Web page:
RM: Let me clarify for my own sake here, now the grandmother who brought you up, her married name was...

DM: Isa Costen.

RM: And the Harold's were...?

DM: No, she was married to Harold.

RM: Okay, so her married name was Harold.

DM: Yeah.

RM: And her maiden name was Costen?

DM: Yeah. She was Isa Costen and my twin's name was Isa Costen. When the twins were born, our mother named us and I was Elizabeth McMillian, that was my father's mother, and Isa Costen was her mother.

RM: I see.

DM: Then when she died, they all got together and said one of them had to be named for her, so they chose me. Isa said she was left out.

RM: Oh, I don't think so. I don't think anybody got left out of that.

DM: Not really, they crowded us with love and kindness, they really did.

RM: Well now, nobody these days get diphtheria anymore. Could you tell us about that. What is it like to have diphtheria?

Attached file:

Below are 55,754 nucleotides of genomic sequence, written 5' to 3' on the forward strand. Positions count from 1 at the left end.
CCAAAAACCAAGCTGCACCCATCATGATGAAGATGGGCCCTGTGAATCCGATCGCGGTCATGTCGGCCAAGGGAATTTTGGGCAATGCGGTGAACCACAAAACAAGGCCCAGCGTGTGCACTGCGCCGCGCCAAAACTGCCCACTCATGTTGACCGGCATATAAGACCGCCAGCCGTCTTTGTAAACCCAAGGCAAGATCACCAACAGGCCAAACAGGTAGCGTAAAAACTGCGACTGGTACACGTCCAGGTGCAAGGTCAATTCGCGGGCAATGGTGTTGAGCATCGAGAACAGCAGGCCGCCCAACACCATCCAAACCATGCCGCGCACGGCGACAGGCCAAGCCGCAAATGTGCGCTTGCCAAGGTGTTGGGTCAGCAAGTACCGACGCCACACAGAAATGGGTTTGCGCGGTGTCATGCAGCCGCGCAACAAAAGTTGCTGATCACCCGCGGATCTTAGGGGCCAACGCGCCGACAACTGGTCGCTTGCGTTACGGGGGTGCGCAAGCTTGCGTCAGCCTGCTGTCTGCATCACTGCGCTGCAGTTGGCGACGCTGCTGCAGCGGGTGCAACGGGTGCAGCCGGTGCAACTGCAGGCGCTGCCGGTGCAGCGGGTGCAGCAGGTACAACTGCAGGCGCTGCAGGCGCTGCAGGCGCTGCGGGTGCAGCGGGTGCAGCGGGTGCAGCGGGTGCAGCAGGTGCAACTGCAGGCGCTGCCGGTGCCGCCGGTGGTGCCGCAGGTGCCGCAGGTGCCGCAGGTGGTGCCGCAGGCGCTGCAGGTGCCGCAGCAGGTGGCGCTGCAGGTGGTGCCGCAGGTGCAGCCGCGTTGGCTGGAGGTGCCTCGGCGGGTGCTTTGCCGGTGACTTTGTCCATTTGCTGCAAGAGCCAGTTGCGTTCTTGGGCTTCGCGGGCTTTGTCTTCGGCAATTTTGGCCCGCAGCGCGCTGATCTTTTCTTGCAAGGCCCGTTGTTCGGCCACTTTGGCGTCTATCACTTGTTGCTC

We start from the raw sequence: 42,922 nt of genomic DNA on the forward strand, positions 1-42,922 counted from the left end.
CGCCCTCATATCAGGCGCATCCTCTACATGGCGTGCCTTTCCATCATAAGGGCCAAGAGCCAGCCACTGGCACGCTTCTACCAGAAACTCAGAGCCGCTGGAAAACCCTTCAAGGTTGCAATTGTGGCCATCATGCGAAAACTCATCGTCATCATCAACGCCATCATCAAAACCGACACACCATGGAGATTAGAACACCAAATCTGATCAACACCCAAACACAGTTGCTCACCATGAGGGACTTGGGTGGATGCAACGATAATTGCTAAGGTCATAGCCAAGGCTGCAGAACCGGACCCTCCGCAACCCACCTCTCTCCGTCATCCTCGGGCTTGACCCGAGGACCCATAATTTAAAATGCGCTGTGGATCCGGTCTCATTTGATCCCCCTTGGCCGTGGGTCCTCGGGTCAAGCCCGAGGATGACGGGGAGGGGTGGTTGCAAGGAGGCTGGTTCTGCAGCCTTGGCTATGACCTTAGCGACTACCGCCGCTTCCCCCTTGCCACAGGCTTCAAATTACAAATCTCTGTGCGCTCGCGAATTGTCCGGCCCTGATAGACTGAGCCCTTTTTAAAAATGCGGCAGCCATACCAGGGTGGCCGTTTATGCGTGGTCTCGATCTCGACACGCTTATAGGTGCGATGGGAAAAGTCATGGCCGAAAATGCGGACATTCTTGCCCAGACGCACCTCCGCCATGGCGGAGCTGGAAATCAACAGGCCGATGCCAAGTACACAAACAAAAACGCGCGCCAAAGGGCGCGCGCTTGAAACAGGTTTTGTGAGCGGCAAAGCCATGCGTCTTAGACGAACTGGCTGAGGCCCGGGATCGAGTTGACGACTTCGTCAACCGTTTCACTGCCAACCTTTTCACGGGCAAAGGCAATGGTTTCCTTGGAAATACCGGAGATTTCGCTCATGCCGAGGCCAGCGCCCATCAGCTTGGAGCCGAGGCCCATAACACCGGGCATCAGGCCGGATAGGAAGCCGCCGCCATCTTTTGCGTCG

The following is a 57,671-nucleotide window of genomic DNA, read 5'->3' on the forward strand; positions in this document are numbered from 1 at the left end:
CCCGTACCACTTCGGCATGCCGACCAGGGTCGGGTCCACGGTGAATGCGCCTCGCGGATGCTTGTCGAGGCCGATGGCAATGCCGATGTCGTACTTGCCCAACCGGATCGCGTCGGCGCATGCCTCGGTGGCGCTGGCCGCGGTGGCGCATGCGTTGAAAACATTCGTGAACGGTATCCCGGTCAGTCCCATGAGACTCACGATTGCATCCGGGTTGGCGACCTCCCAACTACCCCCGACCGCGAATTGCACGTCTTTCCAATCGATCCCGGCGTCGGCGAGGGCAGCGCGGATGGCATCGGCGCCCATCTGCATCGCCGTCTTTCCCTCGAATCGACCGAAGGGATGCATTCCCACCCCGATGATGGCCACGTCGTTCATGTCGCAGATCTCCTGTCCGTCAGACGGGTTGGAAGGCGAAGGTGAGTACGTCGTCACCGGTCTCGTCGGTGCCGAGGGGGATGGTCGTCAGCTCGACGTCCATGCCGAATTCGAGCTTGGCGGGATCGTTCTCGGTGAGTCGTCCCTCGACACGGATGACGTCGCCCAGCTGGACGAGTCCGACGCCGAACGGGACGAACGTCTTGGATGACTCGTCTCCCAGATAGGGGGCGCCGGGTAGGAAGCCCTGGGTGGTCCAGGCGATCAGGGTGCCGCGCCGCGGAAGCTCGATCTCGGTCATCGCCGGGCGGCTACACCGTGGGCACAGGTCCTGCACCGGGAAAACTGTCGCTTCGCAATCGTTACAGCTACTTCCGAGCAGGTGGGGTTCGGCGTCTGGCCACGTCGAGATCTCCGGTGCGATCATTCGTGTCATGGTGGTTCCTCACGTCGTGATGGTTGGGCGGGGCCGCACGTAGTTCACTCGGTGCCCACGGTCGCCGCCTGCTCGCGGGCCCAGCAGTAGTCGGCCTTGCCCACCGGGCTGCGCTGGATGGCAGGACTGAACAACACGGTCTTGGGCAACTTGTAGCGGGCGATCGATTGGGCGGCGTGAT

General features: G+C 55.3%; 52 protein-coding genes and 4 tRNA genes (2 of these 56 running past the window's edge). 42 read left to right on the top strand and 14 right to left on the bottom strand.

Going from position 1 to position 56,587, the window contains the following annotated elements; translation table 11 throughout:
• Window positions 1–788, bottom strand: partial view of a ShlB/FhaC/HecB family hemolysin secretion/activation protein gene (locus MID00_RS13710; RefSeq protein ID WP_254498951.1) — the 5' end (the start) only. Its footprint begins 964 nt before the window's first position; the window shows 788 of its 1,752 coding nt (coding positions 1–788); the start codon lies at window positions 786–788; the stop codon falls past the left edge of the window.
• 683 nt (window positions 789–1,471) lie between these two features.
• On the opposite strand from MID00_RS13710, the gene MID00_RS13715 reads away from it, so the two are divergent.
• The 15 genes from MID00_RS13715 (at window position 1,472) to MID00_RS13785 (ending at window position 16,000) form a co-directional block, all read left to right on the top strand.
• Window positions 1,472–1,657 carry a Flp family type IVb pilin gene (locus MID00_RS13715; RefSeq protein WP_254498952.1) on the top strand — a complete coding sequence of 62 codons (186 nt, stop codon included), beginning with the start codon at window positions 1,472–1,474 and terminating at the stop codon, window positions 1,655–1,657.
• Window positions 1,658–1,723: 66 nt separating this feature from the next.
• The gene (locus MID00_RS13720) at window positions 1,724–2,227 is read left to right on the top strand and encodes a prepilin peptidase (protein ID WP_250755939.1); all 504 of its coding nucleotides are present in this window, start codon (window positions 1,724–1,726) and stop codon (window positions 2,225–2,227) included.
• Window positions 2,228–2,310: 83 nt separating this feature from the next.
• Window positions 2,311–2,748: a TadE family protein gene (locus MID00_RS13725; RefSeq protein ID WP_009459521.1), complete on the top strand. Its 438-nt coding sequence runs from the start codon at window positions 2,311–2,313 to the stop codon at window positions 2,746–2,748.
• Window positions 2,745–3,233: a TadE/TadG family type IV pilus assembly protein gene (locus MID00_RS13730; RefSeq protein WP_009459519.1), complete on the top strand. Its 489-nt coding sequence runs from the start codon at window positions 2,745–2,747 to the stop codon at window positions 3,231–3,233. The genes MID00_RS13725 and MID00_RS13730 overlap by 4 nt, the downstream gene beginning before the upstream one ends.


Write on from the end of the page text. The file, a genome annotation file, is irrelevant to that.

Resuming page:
DM: Oh, diphtheria was a dreadful thing. A membrane forms on the back of the throat, and you can hardly breathe. They had antitoxin at that time, and that was 1922. I don't know when they got it in America, but I was really better the next day and, it was a miserable thing. It also had many, very miserable complications. One being heart trouble, following diphtheria. It wasn't the kind of heart trouble that you had with Scarlet Fever, but it was a very serious heart trouble.

RM: And Dr. Fred, you didn't have diphtheria until you were a teacher, as an adult?

DF: That's right.

RM: Was it different as an adult?

DF: I had the same problems, I couldn't swallow, horrible sore throat. .. I was getting antitoxins and had a violent reaction to it, and it swelled up and itching and...

DM: Third carrier, Fred.

DF: Yeah.

RM: So, what happened, did...?

DF: Well, it worked.

RM: The antitoxins worked, but you had the reaction to it as well, I see.

DM: But then later, he was allergic to horse serum. A rat bite in the lab, when we were doing experiments made him have to take horse serum, and that was miserable, but they gave it in very small doses, so that he could take it.